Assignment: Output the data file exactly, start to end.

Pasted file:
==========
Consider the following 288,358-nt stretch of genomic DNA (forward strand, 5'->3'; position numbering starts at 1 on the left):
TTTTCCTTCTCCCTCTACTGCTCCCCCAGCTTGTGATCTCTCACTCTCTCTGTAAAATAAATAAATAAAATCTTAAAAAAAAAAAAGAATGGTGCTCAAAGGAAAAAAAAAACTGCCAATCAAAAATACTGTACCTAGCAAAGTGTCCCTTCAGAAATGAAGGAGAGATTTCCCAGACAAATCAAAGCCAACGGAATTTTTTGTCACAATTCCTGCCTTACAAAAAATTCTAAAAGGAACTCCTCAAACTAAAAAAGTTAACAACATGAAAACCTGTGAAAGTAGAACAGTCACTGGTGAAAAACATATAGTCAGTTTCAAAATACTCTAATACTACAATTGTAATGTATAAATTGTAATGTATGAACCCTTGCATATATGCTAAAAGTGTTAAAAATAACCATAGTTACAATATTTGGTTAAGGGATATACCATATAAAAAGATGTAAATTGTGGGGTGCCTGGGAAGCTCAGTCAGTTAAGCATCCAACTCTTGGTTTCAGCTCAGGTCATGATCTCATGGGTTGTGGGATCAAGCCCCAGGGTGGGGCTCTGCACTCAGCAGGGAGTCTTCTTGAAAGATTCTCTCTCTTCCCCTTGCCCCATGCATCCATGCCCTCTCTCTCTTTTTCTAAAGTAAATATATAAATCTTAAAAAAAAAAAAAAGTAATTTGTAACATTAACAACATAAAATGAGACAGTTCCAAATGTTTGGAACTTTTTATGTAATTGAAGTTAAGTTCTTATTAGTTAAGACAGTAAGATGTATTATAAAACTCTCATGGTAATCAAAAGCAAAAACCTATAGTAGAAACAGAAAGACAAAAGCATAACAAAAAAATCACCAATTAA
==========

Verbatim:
Consider the following 288,358-nt stretch of genomic DNA (forward strand, 5'->3'; position numbering starts at 1 on the left):
TTTTCCTTCTCCCTCTACTGCTCCCCCAGCTTGTGATCTCTCACTCTCTCTGTAAAATAAATAAATAAAATCTTAAAAAAAAAAAAGAATGGTGCTCAAAGGAAAAAAAAAACTGCCAATCAAAAATACTGTACCTAGCAAAGTGTCCCTTCAGAAATGAAGGAGAGATTTCCCAGACAAATCAAAGCCAACGGAATTTTTTGTCACAATTCCTGCCTTACAAAAAATTCTAAAAGGAACTCCTCAAACTAAAAAAGTTAACAACATGAAAACCTGTGAAAGTAGAACAGTCACTGGTGAAAAACATATAGTCAGTTTCAAAATACTCTAATACTACAATTGTAATGTATAAATTGTAATGTATGAACCCTTGCATATATGCTAAAAGTGTTAAAAATAACCATAGTTACAATATTTGGTTAAGGGATATACCATATAAAAAGATGTAAATTGTGGGGTGCCTGGGAAGCTCAGTCAGTTAAGCATCCAACTCTTGGTTTCAGCTCAGGTCATGATCTCATGGGTTGTGGGATCAAGCCCCAGGGTGGGGCTCTGCACTCAGCAGGGAGTCTTCTTGAAAGATTCTCTCTCTTCCCCTTGCCCCATGCATCCATGCCCTCTCTCTCTTTTTCTAAAGTAAATATATAAATCTTAAAAAAAAAAAAAAGTAATTTGTAACATTAACAACATAAAATGAGACAGTTCCAAATGTTTGGAACTTTTTATGTAATTGAAGTTAAGTTCTTATTAGTTAAGACAGTAAGATGTATTATAAAACTCTCATGGTAATCAAAAGCAAAAACCTATAGTAGAAACAGAAAGACAAAAGCATAACAAAAAAATCACCAATTAA